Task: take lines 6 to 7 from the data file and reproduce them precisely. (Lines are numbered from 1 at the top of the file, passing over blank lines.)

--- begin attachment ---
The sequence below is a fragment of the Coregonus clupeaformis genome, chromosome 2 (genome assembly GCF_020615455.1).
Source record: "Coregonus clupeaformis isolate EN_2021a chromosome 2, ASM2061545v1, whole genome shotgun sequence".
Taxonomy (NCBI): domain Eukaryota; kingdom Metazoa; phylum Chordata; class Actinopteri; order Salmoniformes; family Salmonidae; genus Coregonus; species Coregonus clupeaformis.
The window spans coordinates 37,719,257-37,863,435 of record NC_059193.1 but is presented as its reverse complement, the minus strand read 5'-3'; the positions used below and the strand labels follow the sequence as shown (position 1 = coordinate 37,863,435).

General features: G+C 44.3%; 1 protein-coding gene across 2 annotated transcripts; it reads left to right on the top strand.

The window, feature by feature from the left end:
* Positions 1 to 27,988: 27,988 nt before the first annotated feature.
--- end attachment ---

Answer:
The window, feature by feature from the left end:
* Positions 1 to 27,988: 27,988 nt before the first annotated feature.